Many young couples do not know that there may be a problem in their relationship. Here are some examples that I have seen occur when I work with younger couples.

1. Assume that their partner should “get them” without opening up to their partner

Some partners believe that because they are in a long term committed relationship, that their significant other should immediately know what is wrong with them or know how to help them. No one can read minds; therefore, it’s important to be able to let your partner know when something may be bothering or upsetting you. It also helps if you can open up in a way where you are inviting your partner into your life and if your partner is able to actively listen to what you are sharing.

2. Forgetting to talk about responsibilities and boundaries

This is a big one! Many couples disagree with each other over household chores and feeling that things in the home should be equal. Yes, there should be some shared responsibility, but naturally, it cannot always be an even split all the time. There will be times that one person will do more than the other partner, and it’s important to be able to talk to your partner the moment you may be feeling overwhelmed. This will avoid built up feelings of resentment.

3. Not wanting to break the positive energy by bringing up something negative

It’s great when things are going well and you are in complete bliss. But sometimes, bad things happen, it’s a part of life. Many partners fear that they cannot share what is bothering them with their significant other due to not wanting to ruin the mood. This often leads to holding everything in, which will eventually come out in a big argument down the road. I continuously tell couples that they are a team and should be able to rely on each other for support. To do this, both partner need to be able to know how to support each other and know that support can be given differently based on the other person’s needs.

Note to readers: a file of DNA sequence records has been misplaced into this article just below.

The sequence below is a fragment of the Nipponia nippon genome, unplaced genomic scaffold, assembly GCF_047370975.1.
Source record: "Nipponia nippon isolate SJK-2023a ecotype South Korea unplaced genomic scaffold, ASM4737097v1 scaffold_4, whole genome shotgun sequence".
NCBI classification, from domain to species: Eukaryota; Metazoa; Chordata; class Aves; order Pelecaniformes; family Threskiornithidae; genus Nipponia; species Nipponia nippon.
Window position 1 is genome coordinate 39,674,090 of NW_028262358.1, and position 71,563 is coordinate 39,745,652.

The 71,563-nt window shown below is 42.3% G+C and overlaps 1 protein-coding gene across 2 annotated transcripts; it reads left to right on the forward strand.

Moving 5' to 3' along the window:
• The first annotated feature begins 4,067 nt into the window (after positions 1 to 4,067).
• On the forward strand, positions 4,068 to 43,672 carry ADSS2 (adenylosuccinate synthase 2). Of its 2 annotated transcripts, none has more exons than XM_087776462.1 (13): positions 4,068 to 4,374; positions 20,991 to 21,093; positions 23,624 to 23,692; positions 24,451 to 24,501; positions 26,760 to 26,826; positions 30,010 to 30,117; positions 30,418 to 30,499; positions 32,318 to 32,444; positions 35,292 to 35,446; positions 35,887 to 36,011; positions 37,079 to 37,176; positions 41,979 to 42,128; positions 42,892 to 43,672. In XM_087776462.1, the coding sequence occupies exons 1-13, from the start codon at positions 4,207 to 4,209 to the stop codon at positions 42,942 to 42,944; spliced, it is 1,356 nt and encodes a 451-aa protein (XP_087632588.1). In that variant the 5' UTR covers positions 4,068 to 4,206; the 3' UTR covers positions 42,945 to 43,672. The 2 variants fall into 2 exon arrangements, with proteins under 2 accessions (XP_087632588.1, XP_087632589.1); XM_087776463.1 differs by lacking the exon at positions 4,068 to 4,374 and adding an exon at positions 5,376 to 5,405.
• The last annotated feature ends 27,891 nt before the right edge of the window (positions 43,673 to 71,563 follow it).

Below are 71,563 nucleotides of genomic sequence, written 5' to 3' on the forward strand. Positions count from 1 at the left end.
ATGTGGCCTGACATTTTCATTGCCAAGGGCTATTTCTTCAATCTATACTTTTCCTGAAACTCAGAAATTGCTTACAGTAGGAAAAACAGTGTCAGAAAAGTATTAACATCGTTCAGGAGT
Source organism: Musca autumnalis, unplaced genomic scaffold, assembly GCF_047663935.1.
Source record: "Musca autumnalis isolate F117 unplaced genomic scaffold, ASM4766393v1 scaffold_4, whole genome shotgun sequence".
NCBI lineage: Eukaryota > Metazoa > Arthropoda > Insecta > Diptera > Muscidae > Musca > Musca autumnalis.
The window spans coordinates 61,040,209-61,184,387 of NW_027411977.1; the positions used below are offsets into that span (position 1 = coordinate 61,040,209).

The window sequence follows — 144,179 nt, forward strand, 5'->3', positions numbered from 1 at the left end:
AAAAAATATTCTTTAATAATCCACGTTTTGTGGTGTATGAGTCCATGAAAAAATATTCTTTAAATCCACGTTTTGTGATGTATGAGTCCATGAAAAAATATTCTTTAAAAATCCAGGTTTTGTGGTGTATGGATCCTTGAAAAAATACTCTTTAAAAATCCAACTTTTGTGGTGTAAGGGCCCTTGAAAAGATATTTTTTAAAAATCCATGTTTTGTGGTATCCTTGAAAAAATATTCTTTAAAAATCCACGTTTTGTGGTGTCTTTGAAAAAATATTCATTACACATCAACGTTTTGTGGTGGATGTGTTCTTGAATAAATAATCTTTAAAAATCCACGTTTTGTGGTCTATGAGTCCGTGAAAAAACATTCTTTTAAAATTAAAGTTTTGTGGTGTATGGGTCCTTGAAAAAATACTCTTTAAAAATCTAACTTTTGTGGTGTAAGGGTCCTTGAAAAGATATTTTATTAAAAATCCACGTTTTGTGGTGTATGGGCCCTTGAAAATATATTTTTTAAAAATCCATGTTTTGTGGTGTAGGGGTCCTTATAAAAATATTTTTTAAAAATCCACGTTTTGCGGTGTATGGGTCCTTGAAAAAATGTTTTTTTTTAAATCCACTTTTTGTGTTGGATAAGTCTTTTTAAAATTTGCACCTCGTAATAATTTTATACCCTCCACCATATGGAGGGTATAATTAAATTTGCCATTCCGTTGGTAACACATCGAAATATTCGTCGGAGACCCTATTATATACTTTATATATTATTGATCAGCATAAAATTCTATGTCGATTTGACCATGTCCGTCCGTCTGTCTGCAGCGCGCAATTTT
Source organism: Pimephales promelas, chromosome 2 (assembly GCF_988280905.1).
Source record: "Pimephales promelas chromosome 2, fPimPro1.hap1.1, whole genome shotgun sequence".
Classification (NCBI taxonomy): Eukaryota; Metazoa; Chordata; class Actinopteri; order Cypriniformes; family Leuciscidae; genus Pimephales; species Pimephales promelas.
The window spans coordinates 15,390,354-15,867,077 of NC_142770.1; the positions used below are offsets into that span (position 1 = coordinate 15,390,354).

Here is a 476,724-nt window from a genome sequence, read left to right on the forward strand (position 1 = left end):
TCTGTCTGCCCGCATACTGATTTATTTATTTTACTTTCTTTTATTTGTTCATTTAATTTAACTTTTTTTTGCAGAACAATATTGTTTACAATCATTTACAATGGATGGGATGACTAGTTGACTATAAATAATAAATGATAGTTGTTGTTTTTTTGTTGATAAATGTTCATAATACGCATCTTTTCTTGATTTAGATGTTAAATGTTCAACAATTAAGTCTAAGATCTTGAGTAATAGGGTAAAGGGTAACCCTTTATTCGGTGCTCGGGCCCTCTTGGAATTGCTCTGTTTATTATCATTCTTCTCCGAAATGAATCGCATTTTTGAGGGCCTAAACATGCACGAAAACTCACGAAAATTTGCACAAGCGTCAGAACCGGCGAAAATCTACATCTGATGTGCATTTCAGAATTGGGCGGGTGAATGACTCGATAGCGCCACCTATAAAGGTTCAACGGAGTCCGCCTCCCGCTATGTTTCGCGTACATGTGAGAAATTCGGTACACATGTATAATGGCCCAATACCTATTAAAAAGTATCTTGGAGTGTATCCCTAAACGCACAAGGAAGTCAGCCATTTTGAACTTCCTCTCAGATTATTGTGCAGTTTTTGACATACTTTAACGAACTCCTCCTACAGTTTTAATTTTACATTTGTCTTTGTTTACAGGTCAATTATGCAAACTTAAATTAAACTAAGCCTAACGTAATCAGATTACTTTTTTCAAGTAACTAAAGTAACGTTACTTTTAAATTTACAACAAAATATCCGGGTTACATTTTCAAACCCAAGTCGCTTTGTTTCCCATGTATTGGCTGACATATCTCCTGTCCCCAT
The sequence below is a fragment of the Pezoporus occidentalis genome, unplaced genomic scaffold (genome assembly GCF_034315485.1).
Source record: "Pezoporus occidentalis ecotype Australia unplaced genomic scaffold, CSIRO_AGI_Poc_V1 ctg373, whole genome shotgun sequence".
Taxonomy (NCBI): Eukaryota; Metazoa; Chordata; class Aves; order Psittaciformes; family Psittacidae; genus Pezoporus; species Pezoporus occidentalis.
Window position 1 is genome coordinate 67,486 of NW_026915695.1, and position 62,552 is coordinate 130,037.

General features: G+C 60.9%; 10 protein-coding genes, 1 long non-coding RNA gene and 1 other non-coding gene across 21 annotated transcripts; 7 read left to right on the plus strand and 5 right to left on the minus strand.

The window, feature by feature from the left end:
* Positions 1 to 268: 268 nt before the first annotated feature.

4. Not being realistic with setting combined financial goals

As a couple in committed relationship, that means that you may have goals of wanting to take nice vacations together, wanting to someday buy a house, or be completely debt free! Let’s face it, this will take some effort to get there together. Having an open conversation on how the household income will be spent and saved and how that will impact your financial goals is important for long-term success.

5.  ​Trying to fix the other person

No one has the power to genuinely change someone else. The only person you have control of is yourself. Being self-aware of how you played in an influence into what is going on in your relationship and making a personal change for your relationship is all you can do. Both partners must be willing to learn what can be improved in the relationship and be willing to change.

If some of these behaviors resonate with your relationship, do not worry! The good thing is that the behaviors and skills to fix these common mistakes can be taught if you are willing to learn. Check out my other post on updating your love maps as a way to get started. Feel free to contact me if you are ready to learn these relationship skills.

By Priscilla Rodriguez, M.S., LMFT
I specialize in working with couples and individuals to restore their relationships by utilizing research-based therapy techniques. Feel free to look at the online services offered through Modern Wellness Counseling and check out the client portal to conveniently schedule your next appointment.

Priscilla Rodriguez, M.S., LMFT (she/her/hers)

Priscilla specializes in working with couples and individuals who want to strengthen their relationship with themselves and with others. Priscilla utilizes research based techniques to help clients implement healthy coping skills and communication skills. Learn more on how you can enhance your relationship today.

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